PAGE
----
Well, a more practical way of course is making it at my own kitchen. And believe me, I have tried this soup enough at Chez Lien to be able to produce a certified copy! If you like thin tasty and extremely fast and easy soup, try this:
- Chicken broth (homemade), 3 cups.
- Instant noodle, 1 bag (less than 100 gr.),
- Portabella mushroom, 2, diced. Small fennel bulb, 1.
- Scallions, 2, thinly cut crosswise.
- Salt, powdered black pepper to taste (I like it spicy hot).
- Lime juice, ½ tbsp.
Method: For chicken broth, in case you don’t already have it in your freezer J (well, in this case, it takes you more time and more ingredients you know!) In a medium size pot place half a skinless chicken, add one small onion, a pinch of salt and cover with 4 cups of water. Cook for half an hour. Take the chicken out and keep it for salad or sandwiches. Throw out the onion and pass the broth through fine meshed colander. This is the base of your soup.
Preparing fennel: Cut the stalks and fronds off the bulb. Sit the bulb on its flat bottom and cut it in half. Cut off the little hard part out of the center of the fennel in each half. Then set the fennel halves cut side down and slice each half cross wise into thick slices.
The soup: In a medium saucepan, pour broth add fennel slice, add a pinch of salt and black pepper and cook over medium heat for 10-15 minutes or until the fennel is soft but not mushy. Add instant noodle and cover the lid and cook another 5 minutes or so (until the noodle is ready). Two minutes before serving the soup add lime juice and sliced mushroom. When serving, make sure you have a bit of everything in each person’s little soup bowl. Sprinkle some sliced scallion for extra savory effects!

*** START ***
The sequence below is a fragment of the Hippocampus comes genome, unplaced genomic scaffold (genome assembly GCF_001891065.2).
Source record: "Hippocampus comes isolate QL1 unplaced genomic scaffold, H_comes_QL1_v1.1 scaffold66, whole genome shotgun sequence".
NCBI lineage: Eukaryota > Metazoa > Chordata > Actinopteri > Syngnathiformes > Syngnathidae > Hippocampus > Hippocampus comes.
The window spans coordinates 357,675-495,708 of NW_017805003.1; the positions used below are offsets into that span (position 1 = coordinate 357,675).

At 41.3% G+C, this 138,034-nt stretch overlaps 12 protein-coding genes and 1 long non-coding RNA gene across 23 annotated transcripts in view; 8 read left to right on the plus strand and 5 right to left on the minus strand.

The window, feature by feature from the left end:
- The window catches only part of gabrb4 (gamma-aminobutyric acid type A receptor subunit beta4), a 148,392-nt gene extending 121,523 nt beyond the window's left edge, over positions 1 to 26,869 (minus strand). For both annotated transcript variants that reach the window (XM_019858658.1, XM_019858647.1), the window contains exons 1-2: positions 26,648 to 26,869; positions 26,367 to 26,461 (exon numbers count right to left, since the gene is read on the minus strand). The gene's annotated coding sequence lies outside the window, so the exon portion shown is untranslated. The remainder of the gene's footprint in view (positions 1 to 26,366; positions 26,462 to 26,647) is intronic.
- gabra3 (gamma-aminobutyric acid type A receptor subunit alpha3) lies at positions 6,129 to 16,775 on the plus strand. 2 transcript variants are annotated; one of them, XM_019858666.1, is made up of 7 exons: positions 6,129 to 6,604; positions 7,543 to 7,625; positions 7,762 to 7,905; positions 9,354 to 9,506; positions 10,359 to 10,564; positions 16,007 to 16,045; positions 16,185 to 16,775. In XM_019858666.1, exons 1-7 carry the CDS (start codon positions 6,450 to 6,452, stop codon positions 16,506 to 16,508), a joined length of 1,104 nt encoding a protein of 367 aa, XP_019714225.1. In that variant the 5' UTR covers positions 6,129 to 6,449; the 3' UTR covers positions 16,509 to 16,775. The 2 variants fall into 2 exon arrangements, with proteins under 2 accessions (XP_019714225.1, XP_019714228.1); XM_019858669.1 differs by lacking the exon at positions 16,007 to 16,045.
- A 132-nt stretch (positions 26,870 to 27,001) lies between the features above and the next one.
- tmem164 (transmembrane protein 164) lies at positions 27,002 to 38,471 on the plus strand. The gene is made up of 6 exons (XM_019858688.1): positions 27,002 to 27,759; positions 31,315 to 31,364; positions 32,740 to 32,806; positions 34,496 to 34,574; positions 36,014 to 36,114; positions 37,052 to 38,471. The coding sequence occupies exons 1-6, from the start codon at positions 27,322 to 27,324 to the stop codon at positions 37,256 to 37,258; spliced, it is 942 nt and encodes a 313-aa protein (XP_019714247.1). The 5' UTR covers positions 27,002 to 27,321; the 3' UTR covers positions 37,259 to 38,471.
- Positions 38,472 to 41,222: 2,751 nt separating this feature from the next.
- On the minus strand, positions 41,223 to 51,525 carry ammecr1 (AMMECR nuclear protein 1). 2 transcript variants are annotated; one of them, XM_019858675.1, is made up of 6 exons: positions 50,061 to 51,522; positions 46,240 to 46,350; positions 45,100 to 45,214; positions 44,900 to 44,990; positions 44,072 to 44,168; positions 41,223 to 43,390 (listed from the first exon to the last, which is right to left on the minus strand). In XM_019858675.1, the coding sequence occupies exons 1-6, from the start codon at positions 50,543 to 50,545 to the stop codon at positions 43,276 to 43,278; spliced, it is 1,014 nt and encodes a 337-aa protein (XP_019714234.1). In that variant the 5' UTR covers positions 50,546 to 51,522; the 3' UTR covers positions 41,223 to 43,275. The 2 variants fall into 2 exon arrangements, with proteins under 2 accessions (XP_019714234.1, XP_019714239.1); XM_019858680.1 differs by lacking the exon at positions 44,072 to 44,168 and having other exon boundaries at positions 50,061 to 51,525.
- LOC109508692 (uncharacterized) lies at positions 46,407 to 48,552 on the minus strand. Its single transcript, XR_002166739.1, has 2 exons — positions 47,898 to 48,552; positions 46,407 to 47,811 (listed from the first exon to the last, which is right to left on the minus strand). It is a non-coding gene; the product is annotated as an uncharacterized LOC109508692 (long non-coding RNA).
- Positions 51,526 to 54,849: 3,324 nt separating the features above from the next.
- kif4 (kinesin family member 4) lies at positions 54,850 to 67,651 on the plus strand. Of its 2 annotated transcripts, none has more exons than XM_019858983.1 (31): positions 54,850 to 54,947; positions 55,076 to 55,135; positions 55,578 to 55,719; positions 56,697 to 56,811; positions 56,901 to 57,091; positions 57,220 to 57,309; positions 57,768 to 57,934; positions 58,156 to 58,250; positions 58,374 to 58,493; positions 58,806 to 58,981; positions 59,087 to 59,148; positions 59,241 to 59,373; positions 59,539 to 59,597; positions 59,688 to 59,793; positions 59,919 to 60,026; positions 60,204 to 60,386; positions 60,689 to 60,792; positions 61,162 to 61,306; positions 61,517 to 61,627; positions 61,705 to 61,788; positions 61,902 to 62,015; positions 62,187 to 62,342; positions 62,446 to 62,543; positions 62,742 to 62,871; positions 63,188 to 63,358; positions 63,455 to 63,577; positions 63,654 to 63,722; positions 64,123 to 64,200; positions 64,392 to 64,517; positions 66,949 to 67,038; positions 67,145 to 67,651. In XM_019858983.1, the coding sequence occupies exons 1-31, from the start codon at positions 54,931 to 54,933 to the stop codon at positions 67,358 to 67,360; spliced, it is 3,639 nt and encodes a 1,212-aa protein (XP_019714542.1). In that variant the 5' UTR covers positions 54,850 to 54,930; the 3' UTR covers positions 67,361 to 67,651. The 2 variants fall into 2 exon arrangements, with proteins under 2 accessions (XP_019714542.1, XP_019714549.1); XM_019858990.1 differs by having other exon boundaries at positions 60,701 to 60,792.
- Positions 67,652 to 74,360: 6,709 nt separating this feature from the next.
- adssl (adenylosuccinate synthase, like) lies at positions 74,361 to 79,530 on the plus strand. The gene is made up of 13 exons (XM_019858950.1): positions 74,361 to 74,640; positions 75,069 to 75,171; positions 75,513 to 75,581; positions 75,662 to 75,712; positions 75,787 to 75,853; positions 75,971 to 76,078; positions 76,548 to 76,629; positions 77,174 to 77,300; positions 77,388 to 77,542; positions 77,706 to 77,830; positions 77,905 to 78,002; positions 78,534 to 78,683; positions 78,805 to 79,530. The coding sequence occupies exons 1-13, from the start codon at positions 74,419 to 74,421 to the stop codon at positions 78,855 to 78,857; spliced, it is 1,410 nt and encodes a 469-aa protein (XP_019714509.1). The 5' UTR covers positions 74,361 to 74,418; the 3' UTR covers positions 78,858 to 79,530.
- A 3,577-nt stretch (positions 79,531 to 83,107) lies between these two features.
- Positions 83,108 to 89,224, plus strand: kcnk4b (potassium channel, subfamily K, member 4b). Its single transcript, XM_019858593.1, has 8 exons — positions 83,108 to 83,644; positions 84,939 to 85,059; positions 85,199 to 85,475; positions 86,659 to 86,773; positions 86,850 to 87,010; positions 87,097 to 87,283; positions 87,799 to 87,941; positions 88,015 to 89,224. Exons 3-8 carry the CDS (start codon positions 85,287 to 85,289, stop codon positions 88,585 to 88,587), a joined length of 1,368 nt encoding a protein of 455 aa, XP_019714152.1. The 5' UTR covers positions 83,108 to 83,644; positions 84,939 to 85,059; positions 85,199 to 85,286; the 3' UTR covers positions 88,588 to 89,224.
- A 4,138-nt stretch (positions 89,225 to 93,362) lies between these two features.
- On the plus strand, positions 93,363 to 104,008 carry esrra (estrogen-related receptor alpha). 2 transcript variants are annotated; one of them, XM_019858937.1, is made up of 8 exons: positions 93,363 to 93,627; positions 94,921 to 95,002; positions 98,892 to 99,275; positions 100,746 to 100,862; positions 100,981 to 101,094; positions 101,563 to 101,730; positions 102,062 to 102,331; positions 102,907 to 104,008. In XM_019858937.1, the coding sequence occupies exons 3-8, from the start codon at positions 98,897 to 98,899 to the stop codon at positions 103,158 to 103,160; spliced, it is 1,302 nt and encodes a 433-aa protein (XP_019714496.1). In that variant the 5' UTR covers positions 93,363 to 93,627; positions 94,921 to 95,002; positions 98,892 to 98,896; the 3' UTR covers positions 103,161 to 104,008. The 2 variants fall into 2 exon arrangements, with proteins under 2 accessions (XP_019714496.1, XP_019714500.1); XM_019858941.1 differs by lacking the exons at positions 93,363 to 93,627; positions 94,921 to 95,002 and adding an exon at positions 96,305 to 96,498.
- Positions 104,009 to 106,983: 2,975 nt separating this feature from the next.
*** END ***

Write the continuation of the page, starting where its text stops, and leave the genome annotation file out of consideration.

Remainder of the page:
This past winter (hopefully passed!) I had my sister in law over for a week or so. One day she volunteered to make celery stew for lunch while my husband and I had a long rough day out. I happily approved and we came home to a dizzying fragrance of steamed rice and perfectly settled hot stew with remotely detectable sent of fresh herbs and saffron.
At first I thought the thrill I felt upon sensing this welcoming food had to do with not having to cook when you are hungry, but rather coming to a homey and ready to be served meal. But when we started the meal I discovered that her method for making this particular stew was completely different than mine) which I have already shared here), and I must admit far too superior to it – to my taste anyway. The proof to this last claim is that I followed her recipe and came up with the exact same delight.
Aash-e reshteh, conveniently, if not accurately translated as ‘noodle soup’, is known to all Iranians inside and outside the country despite looking and tasting quite unfamiliar when produced by a bevy of different cooks.
It is so popular that it’s not only made routinely as a family meal, it has also been chosen as the aash to mark more than one special occasion. One would spend a whole day preparing, cooking and distributing aash-e reshteh to ‘send-off’ a family member on a long or important trip. Traditionally, aash-e reshteh is also made and served at a chaharshanbeh soori get-together–the festivity held on the eve of the last Wednesday before the Persian New Year. Nowadays, many Iranian cities have seen aash-e reshteh travel from the home to the street corner, joining the long list of popular street foods served through window slots in disposable bowls. Read the rest of this entry »